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Prospect Q&A: Cubs outfielder Crow-Armstrong

Chicago's No. 6 prospect discusses rehab, adding power to profile
Pete Crow-Armstrong was selected by the Mets with the No. 19 pick in the 2020 Draft. (Freek Bouw/
April 29, 2022

So much has happened to Pete Crow-Armstrong since he was drafted that it’s hard to imagine he’s played in just 20 professional games so far. Crow-Armstrong was selected at No. 19 overall by the Mets in the pandemic-shortened Draft in 2020. He had to wait out the suspended season to

So much has happened to Pete Crow-Armstrong since he was drafted that it’s hard to imagine he’s played in just 20 professional games so far.

Crow-Armstrong was selected at No. 19 overall by the Mets in the pandemic-shortened Draft in 2020. He had to wait out the suspended season to make his Minor League debut but suffered a season-ending injury after just six games with Single-A St. Lucie last year.

While he was on the mend, Crow-Armstrong was dealt to the Cubs and reunited with farm director Jared Banner at last year’s deadline for franchise icon Javier Baez and veteran right-hander Trevor Williams.

It’s been less than a year since the 20-year-old underwent surgery to repair a torn labrum and some articular cartilage damage in his non-throwing shoulder. But Crow-Armstrong doesn’t seem to have skipped a beat in his first two weeks with Single-A Myrtle Beach.

The Cubs’ sixth-ranked prospect built a reputation at California powerhouse Harvard-Westlake High School as a prototypical leadoff man and center fielder who can consistently spray line drives all over the field, steal bases and take command of an outfield.

So far this season, he’s shown a strong command of the strike zone, collecting more walks than strikeouts and 20 hits in 14 games played. He also seems to be driving the ball with more authority and hitting gaps in the early going. His first professional homer was an inside-the-parker on April 19, but he put one out the next night as well.

While the story has already been told about his family connection to the movie ‘Little Big League,’ Crow-Armstrong discusses his work in rehab as well as his desire to add some more power to his profile in our latest Prospect Q&A. The six-foot, 184-pound Sherman Oaks, California, native also talks about his experience being traded and playing in a Harvard-Westlake baseball program that produced Major League pitchers Jack Flaherty, Lucas Giolito and Max Fried. You're having a nice start to the season, and it seems like you're back at full strength. How are you feeling?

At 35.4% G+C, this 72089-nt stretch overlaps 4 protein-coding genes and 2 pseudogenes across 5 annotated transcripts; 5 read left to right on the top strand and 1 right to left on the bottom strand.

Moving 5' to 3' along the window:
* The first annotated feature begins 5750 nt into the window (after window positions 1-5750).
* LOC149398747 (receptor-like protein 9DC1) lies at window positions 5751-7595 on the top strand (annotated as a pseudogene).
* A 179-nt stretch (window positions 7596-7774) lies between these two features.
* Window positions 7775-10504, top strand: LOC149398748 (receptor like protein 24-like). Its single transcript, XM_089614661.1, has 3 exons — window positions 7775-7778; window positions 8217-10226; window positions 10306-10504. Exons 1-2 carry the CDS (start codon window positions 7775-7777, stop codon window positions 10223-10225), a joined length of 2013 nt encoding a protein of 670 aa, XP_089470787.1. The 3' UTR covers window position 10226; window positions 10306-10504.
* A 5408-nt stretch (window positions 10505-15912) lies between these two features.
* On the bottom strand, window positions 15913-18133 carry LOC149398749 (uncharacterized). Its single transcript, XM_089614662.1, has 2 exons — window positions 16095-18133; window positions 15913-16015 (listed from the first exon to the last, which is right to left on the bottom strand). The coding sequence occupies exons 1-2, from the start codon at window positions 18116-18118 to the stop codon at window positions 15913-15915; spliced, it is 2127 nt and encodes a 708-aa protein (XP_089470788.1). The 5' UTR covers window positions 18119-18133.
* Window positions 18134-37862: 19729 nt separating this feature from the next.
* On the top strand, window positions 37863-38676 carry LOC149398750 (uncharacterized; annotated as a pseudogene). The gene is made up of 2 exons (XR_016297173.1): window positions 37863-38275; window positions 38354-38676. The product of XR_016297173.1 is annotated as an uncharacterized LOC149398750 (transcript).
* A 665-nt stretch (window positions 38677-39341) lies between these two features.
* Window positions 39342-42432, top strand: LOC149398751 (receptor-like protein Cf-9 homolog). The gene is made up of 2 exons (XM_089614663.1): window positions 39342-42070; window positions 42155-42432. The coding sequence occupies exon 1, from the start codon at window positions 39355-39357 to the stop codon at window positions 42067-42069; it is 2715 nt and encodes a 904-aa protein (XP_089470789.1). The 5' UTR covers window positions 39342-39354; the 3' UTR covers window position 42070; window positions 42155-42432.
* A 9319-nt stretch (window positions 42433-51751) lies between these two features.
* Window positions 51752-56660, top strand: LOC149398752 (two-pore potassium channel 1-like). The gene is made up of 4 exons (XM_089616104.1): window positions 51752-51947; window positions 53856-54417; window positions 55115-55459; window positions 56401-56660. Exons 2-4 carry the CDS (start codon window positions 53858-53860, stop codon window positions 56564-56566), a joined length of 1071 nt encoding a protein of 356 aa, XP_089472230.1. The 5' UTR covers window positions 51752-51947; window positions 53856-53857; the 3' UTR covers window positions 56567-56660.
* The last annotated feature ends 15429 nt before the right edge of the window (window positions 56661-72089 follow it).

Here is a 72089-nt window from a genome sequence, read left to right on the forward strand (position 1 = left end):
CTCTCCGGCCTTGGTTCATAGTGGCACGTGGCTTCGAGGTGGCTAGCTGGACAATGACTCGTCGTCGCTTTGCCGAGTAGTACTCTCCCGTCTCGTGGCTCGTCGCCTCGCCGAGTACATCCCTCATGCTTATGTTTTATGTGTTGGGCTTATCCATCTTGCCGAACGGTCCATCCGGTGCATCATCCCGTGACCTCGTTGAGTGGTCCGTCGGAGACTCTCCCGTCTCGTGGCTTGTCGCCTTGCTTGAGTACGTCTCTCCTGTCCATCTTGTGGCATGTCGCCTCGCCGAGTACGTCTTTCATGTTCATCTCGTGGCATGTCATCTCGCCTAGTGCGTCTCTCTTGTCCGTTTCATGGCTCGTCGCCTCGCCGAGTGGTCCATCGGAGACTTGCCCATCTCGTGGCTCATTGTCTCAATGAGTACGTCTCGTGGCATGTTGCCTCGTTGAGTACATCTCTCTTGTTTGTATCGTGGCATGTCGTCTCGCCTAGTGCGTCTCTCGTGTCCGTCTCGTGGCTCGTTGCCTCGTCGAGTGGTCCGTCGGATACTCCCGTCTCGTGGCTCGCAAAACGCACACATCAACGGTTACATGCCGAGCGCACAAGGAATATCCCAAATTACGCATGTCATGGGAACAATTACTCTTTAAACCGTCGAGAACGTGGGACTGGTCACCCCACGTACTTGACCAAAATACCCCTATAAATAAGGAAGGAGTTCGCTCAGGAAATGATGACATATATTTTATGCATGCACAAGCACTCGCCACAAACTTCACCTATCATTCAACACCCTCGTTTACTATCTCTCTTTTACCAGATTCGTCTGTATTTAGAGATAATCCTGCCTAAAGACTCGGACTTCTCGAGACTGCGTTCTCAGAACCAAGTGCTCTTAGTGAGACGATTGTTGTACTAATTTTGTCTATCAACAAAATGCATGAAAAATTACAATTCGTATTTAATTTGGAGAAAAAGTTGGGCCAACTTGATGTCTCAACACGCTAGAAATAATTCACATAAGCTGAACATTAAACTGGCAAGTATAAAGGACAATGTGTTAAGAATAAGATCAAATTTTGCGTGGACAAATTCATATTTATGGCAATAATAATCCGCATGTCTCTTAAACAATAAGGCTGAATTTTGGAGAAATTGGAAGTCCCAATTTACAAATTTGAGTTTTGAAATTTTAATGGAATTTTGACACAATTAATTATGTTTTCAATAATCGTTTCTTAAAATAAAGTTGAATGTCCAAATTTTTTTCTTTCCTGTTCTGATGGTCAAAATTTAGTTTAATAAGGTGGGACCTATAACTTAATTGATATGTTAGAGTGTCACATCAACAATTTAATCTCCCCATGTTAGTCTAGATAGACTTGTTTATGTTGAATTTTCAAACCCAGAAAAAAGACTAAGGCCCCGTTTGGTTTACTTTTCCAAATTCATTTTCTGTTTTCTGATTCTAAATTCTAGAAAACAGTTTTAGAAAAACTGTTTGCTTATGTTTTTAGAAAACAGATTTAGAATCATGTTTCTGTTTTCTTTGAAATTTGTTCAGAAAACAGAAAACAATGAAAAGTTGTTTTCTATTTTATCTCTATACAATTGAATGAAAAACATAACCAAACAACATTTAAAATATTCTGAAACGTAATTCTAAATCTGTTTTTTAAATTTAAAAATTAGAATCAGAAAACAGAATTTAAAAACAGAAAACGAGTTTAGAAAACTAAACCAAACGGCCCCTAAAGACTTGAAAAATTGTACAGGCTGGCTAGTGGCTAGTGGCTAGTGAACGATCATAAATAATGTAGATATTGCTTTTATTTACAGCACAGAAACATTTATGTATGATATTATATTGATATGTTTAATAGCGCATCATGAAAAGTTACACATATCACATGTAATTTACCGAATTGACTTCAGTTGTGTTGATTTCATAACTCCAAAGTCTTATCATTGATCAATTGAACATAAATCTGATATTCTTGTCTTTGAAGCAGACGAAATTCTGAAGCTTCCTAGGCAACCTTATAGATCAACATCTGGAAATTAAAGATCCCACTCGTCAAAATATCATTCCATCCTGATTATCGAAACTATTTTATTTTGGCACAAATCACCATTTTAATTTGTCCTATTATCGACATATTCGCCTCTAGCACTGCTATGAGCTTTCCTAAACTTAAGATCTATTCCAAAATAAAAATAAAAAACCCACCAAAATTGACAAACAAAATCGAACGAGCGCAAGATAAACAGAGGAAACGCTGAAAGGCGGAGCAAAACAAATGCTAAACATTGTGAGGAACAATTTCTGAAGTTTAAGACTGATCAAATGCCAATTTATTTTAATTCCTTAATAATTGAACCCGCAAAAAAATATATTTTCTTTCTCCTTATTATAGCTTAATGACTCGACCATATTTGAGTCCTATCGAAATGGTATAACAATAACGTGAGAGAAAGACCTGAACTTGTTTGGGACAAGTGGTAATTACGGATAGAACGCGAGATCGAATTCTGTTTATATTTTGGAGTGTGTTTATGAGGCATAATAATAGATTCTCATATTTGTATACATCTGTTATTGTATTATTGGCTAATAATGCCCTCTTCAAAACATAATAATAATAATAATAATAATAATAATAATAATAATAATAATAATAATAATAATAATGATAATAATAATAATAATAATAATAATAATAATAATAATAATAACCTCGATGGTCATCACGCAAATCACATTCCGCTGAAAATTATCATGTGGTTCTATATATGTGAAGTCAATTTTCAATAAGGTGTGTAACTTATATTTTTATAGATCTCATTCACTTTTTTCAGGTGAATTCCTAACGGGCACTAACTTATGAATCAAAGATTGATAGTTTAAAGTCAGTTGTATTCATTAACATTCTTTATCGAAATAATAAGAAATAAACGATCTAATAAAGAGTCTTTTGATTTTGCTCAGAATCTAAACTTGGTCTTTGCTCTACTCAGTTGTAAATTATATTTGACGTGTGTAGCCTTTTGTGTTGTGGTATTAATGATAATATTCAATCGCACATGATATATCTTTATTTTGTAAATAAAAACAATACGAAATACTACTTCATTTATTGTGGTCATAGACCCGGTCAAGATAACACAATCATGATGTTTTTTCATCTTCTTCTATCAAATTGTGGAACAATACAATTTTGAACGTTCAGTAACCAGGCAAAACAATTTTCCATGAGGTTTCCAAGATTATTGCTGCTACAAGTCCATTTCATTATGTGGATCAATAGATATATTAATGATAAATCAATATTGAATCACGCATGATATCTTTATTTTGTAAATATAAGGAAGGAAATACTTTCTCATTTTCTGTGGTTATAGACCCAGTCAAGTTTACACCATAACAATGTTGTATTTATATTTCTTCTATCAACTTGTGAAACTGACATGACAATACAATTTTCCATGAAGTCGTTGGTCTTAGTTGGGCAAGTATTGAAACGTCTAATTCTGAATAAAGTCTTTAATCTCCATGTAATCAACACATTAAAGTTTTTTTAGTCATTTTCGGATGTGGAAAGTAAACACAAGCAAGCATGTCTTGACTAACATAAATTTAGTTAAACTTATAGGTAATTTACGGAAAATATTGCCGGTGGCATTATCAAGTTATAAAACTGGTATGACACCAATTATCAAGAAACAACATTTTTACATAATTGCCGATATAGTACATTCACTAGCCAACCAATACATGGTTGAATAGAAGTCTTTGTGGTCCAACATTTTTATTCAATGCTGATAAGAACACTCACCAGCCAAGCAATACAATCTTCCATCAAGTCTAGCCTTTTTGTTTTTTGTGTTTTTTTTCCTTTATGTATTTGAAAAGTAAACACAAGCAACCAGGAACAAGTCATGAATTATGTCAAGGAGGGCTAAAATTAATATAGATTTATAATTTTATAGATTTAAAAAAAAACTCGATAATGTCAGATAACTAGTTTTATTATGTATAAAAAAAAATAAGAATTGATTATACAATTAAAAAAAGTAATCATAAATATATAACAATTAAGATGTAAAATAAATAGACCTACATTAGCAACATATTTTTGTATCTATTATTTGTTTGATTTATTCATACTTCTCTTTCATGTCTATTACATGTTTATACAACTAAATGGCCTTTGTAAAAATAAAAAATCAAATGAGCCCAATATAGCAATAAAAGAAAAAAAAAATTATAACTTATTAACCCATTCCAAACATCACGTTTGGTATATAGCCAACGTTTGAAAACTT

Pete Crow-Armstrong: I feel great. That's something that was is kind of going to constantly -- I wouldn't say be on my mind -- be aware of. I want to stay in tune with how my body is feeling all year. The goal is to have a healthy, full season. Thankfully, at the moment, I'm feeling great. Starting back in Arizona before we broke camp, trainers with the Cubs got me right and kept me right, and now I'm with the Pels obviously and Nick Richards, our trainer out here, is continuing to do so. I feel like I'm in a really good spot right now, and it's been a good start to the year. How has the injury impacted your daily routine?

Crow-Armstrong: I don't think it's affected it all that much. ... For a while there, I was rehabbing for a solid amount of time, and I think I'm just used to it at this point. I think it's kind of just been engrained. I call it maintenance stuff, just keeping it right. I think it just adds a little bit to my routine -- nothing crazy. Again, just being aware of how I'm feeling that day. I think that's the most important thing. Especially early in the year. We got a lot of games left and you want to make sure you're good for a majority of the year. What was rehab like and when did you start to feel like yourself again?

Crow-Armstrong: Baseball-specific stuff didn't really come until I'd say more October-November of last year. I think the hardest thing about having the surgery and being taken out was just the fact that I wasn't going to play anymore. I was really excited to get my first season under way with a good group of Mets guys. I had a lot of good buddies in that organization and on that Low-A team and it definitely would have been a fun year. I think the people that have taken care of me and my shoulder, everyone of them, have made my life a little bit easier at some point. Getting injured is a bummer, but it happens. It's part of the game and I think the hardest part was just knowing that I wasn't going to be able to play for a while. Besides the rehab, was there a part of your game that you wanted to emphasize in your offseason work?